Terry Horgan University of Memphis In this paper I address the problem of causal exclusion, specifically as it arises for mental properties (although the scope of the discussion is more general, being applicable to other kinds of putatively causal properties that are not identical to narrowly physical causal properties, i.e., causal properties posited by physics). I summarize my own current position on the matter, and I offer a defense of this position. I draw upon and synthesize relevant discussions in (...)
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  37. Themes from G.e. Moore: New essays in epistemology and ethics • by Susana Nuccetelli and Gary Seay.Terence Cuneo - 2009 - Analysis 69 (1):167-169.
    G.E. Moore's philosophical legacy is ambiguous. On the one hand, Moore has a special place in the hearts of many contemporary analytic philosophers. He is, after all, one of the fathers of the movement, his broadly commonsensical methodology informing how many contemporary analytic philosophers practise their craft. On the other hand, many contemporary philosophers keep Moore's own substantive positions at arm's distance. According to many epistemologists, one can find no finer example of how to beg the question than Moore's case (...)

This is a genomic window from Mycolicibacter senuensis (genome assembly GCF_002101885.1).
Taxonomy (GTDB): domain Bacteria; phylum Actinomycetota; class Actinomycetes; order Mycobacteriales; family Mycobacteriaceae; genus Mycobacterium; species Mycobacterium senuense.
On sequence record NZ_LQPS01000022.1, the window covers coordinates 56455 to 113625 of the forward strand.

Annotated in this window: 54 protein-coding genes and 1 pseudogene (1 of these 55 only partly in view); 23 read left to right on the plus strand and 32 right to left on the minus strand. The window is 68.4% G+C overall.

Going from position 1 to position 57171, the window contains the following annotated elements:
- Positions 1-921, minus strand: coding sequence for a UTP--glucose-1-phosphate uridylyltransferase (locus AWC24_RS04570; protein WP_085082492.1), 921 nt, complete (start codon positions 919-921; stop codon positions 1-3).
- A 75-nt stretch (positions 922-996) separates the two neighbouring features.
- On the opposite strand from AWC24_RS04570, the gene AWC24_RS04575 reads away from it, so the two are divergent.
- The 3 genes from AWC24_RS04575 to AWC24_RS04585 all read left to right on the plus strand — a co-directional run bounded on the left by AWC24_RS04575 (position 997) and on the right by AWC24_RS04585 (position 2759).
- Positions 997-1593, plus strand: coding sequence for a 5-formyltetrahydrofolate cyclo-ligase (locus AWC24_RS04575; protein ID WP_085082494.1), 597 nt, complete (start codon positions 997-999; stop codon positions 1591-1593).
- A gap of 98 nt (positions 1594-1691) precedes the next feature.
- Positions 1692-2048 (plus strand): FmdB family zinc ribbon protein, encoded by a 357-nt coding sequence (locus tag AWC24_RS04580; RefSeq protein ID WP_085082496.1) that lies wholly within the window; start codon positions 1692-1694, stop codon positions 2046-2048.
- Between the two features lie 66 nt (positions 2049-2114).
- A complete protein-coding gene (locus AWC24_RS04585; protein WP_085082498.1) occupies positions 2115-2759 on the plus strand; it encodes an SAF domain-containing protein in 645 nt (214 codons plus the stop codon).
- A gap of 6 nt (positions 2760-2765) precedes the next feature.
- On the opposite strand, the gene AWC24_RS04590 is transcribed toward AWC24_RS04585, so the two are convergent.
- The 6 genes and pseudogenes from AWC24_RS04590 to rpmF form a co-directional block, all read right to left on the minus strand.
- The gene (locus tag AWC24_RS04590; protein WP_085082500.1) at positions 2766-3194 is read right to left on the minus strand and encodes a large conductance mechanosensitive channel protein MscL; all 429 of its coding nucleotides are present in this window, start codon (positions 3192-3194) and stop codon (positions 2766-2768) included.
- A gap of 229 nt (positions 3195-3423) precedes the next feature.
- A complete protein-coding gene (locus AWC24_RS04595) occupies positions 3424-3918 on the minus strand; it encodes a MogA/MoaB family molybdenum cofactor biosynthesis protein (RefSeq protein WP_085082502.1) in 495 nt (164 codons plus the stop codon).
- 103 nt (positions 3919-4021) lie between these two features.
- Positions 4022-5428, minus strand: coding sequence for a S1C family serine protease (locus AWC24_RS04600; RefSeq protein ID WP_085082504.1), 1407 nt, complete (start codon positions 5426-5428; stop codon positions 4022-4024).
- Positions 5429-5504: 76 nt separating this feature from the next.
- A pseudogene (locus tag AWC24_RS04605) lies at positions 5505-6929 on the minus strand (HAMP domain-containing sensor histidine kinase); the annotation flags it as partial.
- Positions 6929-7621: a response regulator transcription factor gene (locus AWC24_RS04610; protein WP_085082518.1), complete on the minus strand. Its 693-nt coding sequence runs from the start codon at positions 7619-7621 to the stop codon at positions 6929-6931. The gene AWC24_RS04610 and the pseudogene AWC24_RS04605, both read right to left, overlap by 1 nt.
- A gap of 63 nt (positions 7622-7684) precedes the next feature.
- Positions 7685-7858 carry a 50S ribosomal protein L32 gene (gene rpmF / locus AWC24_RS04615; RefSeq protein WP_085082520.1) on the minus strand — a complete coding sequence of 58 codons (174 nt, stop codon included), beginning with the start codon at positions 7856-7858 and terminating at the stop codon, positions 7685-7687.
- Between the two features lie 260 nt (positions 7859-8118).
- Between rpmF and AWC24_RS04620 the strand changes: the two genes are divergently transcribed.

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  38. God and World In the Old Testament: A Relational Theology of Creation.Terence E. Fretheim - 2005
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  39.  43
    Drawing out culture: productive methods to measure cognition and resonance.Terence E. McDonnell - 2014 - Theory and Society 43 (3):247-274.
    Theories of culture and action, especially after the cognitive turn, have developed more complex understandings of how unconscious, embodied, internalized culture motivates action. As our theories have become more sophisticated, our methods for capturing these internal processes have not kept up and we struggle to adjudicate among theories of how culture shapes action. This article discusses what I call “productive” methods: methods that observe people creating a cultural object. Productive methods, I argue, are well suited for drawing out moments of (...)
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  40. The Suffering of God: An Old Testament Perspective.Terence E. Fretheim - 1984
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  41. Exodus.Terence E. Fretheim - 1991
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  42. Creation, Fall, and Flood.Terence E. Fretheim - 1969